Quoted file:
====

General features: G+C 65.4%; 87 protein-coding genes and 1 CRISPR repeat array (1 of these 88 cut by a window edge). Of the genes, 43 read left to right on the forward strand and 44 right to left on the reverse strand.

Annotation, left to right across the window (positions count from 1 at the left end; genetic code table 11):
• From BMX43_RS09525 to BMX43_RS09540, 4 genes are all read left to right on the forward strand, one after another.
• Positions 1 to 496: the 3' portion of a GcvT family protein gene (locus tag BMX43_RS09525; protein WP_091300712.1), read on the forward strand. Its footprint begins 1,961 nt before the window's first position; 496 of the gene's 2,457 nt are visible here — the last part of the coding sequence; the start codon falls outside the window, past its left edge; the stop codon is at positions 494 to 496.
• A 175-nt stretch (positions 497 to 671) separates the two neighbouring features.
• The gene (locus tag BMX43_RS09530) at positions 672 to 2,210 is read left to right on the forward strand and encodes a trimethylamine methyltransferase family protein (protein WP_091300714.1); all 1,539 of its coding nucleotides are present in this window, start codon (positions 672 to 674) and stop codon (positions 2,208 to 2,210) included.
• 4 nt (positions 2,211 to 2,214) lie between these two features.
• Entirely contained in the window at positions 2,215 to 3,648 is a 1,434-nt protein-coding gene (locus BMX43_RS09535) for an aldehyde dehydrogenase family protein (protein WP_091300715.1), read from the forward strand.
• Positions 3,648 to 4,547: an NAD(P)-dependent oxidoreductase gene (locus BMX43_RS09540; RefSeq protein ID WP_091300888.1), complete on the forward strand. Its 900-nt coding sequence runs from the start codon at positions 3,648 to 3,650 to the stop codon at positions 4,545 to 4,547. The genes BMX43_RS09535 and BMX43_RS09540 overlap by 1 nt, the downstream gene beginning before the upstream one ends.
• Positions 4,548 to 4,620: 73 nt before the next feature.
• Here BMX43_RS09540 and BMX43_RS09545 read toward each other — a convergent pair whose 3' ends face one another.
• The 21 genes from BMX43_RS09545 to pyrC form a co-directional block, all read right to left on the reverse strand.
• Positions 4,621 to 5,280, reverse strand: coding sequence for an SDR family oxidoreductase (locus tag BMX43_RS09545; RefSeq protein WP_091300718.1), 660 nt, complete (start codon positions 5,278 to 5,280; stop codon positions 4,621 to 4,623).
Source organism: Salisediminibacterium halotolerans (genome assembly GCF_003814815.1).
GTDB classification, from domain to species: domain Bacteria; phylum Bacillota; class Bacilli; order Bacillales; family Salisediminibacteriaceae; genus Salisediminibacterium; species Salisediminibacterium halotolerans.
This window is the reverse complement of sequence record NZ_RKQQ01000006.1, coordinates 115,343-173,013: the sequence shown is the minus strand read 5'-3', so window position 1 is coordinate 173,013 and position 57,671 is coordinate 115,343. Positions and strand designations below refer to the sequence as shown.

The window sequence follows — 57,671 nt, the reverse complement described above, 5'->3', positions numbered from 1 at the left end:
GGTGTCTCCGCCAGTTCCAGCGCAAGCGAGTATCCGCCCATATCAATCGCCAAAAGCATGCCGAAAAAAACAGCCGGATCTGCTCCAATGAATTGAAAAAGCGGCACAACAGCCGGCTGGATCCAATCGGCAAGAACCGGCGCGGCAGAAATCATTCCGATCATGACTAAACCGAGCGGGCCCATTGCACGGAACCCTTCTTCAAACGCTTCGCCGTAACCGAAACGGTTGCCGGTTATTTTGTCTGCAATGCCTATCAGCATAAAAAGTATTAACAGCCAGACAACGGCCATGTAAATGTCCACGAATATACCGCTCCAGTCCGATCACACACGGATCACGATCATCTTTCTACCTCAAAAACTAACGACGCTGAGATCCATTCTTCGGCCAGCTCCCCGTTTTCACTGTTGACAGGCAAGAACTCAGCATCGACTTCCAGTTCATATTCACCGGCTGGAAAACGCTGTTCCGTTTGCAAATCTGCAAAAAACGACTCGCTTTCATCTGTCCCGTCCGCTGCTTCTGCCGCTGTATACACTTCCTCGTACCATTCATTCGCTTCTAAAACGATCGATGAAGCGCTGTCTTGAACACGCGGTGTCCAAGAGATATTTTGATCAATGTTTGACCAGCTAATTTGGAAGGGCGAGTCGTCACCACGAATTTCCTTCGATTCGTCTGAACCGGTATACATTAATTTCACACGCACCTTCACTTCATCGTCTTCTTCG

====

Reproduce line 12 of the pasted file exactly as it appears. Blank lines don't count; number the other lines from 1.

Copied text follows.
• The 21 genes from BMX43_RS09545 to pyrC form a co-directional block, all read right to left on the reverse strand.